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Famous Sloughs Poems by Famous Poets

These are examples of famous Sloughs poems written by some of the greatest and most-well-known modern and classical poets. PoetrySoup is a great educational poetry resource of famous sloughs poems. These examples illustrate what a famous sloughs poem looks like and its form, scheme, or style (where appropriate).

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by Tennyson, Alfred Lord

I have climb’d to the snows of Age, and I gaze at a field in the Past.
Where I sank with the body at times in the sloughs of a low desire,
But I hear no yelp of the beast, and the Man is quiet at last,
As he stands on the heights of his life with a glimpse of a height that is higher....Read More

by Owen, Wilfred
...Dead have ravished.
Memory fingers in their hair of murders,
Multitudinous murders they once witnessed.
Wading sloughs of flesh these helpless wander,
Treading blood from lungs that had loved laughter.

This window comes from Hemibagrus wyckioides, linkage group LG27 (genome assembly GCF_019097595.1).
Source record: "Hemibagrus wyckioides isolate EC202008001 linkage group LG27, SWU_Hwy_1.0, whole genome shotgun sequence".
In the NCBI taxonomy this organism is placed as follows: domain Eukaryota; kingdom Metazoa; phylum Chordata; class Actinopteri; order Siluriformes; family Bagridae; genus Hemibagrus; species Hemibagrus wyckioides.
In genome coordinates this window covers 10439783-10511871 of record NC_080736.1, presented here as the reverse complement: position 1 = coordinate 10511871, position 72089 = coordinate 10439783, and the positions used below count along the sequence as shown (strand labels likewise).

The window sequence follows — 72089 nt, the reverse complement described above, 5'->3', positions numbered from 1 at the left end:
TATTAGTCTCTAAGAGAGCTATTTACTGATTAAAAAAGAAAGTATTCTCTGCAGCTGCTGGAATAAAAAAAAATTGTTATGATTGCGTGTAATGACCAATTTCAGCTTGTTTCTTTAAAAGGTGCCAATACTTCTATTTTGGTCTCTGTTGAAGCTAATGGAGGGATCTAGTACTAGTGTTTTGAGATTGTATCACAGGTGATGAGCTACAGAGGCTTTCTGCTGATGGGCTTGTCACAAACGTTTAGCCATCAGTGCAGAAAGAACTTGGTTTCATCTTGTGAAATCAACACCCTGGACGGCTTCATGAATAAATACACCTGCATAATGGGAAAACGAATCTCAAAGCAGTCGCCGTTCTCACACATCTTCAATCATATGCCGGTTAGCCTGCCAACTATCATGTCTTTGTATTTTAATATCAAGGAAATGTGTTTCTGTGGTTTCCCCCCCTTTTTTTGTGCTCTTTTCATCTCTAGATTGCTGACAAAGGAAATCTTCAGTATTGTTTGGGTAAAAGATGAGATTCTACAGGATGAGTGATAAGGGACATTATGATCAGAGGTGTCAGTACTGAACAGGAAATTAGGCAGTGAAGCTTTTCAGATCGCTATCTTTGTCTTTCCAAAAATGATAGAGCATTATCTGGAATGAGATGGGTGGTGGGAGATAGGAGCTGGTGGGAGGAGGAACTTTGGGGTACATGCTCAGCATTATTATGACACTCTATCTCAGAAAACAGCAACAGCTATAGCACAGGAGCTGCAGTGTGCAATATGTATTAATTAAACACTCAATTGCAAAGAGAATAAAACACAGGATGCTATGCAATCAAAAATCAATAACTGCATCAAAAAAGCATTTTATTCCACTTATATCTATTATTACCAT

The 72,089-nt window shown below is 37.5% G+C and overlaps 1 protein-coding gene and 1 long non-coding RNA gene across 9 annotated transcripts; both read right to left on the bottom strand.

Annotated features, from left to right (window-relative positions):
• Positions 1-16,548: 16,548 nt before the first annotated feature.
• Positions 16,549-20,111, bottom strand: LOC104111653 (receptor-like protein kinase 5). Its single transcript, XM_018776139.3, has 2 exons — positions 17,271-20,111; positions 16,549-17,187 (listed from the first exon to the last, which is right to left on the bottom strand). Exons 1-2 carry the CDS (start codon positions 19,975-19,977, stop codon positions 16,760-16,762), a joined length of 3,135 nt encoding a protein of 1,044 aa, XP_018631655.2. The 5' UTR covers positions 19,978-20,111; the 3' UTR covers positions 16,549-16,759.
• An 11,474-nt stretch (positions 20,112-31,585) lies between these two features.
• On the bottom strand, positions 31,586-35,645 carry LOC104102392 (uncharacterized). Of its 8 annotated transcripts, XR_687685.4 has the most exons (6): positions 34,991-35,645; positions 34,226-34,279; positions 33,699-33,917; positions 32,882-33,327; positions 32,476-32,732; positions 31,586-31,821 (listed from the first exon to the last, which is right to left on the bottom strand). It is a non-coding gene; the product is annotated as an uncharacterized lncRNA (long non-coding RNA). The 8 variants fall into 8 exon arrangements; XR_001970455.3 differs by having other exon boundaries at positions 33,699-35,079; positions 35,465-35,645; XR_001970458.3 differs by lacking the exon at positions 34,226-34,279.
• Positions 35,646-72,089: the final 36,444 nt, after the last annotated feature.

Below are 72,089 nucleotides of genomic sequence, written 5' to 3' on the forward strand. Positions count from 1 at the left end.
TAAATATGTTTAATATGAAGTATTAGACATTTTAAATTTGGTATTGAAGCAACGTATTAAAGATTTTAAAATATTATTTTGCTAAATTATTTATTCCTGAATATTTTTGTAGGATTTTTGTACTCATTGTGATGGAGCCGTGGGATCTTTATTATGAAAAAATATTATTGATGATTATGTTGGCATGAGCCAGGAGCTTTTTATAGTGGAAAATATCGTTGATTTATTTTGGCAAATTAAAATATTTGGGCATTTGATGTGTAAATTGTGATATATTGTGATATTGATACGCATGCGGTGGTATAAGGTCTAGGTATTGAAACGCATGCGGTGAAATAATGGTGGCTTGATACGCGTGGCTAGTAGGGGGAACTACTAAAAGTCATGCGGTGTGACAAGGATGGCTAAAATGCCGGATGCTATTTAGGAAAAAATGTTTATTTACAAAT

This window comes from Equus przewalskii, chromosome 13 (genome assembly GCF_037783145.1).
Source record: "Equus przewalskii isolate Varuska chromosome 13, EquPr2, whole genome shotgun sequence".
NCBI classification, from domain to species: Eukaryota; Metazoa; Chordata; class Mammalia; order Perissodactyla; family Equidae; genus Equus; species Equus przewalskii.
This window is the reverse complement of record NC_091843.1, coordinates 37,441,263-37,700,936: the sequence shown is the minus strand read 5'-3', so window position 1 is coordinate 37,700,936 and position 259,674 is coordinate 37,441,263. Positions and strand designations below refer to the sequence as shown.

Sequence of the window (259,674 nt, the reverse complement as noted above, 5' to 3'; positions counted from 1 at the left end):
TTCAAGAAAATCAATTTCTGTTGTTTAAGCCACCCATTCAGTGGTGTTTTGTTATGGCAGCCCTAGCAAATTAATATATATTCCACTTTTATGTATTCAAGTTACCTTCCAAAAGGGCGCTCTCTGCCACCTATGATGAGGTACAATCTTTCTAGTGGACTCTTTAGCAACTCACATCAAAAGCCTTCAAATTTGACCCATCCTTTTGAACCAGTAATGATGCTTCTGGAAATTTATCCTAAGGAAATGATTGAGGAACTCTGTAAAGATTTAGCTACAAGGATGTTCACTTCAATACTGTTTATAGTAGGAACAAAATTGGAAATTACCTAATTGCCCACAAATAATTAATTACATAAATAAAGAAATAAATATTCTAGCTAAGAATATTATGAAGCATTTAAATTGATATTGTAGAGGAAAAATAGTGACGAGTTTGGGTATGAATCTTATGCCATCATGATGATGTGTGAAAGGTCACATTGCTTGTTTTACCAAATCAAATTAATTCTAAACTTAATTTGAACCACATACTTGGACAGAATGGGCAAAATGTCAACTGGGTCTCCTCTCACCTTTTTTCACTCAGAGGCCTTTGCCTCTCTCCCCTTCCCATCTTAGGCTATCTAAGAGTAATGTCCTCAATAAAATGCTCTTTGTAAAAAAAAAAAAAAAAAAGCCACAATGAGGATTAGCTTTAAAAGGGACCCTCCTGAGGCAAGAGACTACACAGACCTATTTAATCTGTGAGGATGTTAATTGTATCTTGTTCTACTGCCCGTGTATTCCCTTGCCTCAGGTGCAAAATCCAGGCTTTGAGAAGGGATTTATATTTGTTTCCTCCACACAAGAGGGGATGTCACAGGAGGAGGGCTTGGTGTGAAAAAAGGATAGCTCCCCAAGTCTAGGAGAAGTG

Always they must see these things and hear them,
Batter of guns and shatter of flying muscles,
Carnage incomparable and human squander
Rucked too thick for these men's extrication.

Therefore still their eyeballs shrink tormented
Back into their brains, because...Read More

by Tennyson, Alfred Lord
...t count thee perfect gain,
What time I watch the darkening droves of swine
That range on yonder plain.

"In filthy sloughs they roll a prurient skin,
They graze and wallow, breed and sleep;
And oft some brainless devil enters in,
And drives them to the deep."

Then of the moral instinct would she prate
And of the rising from the dead,
As hers by right of full accomplish'd Fate;
And at the last she said:

"I take possession of man's mind and deed.
I care not wha...Read More

by Tennyson, Alfred Lord's right hand in thunder-storms, 
And breed up warriors! See now, though yourself 
Be dazzled by the wildfire Love to sloughs 
That swallow common sense, the spindling king, 
This Gama swamped in lazy tolerance. 
When the man wants weight, the woman takes it up, 
And topples down the scales; but this is fixt 
As are the roots of earth and base of all; 
Man for the field and woman for the hearth: 
Man for the sword and for the needle she: 
Man with the head and woman wit...Read More

by Robinson, Edwin Arlington
...of the life he led. 
Let the man go: let the dead flesh be dead, 
And let the worms be its biographers. 

Song sloughs away the sin to find redress 
In art’s complete remembrance: nothing clings
For long but laurel to the stricken brow 
That felt the Muse’s finger; nothing less 
Than hell’s fulfilment of the end of things 
Can blot the star that shines on Paris now....Read More

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